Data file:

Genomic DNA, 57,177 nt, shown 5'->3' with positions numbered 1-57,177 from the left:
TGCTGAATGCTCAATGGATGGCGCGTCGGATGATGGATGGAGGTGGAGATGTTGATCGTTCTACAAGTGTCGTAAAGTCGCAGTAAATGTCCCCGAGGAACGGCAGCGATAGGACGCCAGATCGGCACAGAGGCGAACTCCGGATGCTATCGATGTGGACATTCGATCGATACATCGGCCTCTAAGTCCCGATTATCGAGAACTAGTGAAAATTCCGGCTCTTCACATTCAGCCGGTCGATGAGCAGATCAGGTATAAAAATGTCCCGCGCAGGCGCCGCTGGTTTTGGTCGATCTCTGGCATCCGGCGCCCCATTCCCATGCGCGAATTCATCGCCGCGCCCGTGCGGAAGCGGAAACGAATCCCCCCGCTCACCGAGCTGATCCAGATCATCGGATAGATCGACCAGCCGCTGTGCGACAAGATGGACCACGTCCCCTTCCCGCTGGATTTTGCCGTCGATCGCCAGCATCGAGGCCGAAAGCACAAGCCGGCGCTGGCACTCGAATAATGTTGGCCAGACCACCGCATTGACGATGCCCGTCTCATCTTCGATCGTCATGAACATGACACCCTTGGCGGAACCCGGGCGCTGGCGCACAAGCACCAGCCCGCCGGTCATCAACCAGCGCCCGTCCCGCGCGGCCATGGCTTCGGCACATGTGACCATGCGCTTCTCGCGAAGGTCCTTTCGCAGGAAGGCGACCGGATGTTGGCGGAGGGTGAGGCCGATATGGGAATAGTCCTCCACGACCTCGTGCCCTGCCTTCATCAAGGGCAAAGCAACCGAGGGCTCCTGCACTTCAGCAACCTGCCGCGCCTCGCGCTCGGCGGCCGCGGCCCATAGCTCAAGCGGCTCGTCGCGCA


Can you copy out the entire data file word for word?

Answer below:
Genomic DNA, 57,177 nt, shown 5'->3' with positions numbered 1-57,177 from the left:
TGCTGAATGCTCAATGGATGGCGCGTCGGATGATGGATGGAGGTGGAGATGTTGATCGTTCTACAAGTGTCGTAAAGTCGCAGTAAATGTCCCCGAGGAACGGCAGCGATAGGACGCCAGATCGGCACAGAGGCGAACTCCGGATGCTATCGATGTGGACATTCGATCGATACATCGGCCTCTAAGTCCCGATTATCGAGAACTAGTGAAAATTCCGGCTCTTCACATTCAGCCGGTCGATGAGCAGATCAGGTATAAAAATGTCCCGCGCAGGCGCCGCTGGTTTTGGTCGATCTCTGGCATCCGGCGCCCCATTCCCATGCGCGAATTCATCGCCGCGCCCGTGCGGAAGCGGAAACGAATCCCCCCGCTCACCGAGCTGATCCAGATCATCGGATAGATCGACCAGCCGCTGTGCGACAAGATGGACCACGTCCCCTTCCCGCTGGATTTTGCCGTCGATCGCCAGCATCGAGGCCGAAAGCACAAGCCGGCGCTGGCACTCGAATAATGTTGGCCAGACCACCGCATTGACGATGCCCGTCTCATCTTCGATCGTCATGAACATGACACCCTTGGCGGAACCCGGGCGCTGGCGCACAAGCACCAGCCCGCCGGTCATCAACCAGCGCCCGTCCCGCGCGGCCATGGCTTCGGCACATGTGACCATGCGCTTCTCGCGAAGGTCCTTTCGCAGGAAGGCGACCGGATGTTGGCGGAGGGTGAGGCCGATATGGGAATAGTCCTCCACGACCTCGTGCCCTGCCTTCATCAAGGGCAAAGCAACCGAGGGCTCCTGCACTTCAGCAACCTGCCGCGCCTCGCGCTCGGCGGCCGCGGCCCATAGCTCAAGCGGCTCGTCGCGCA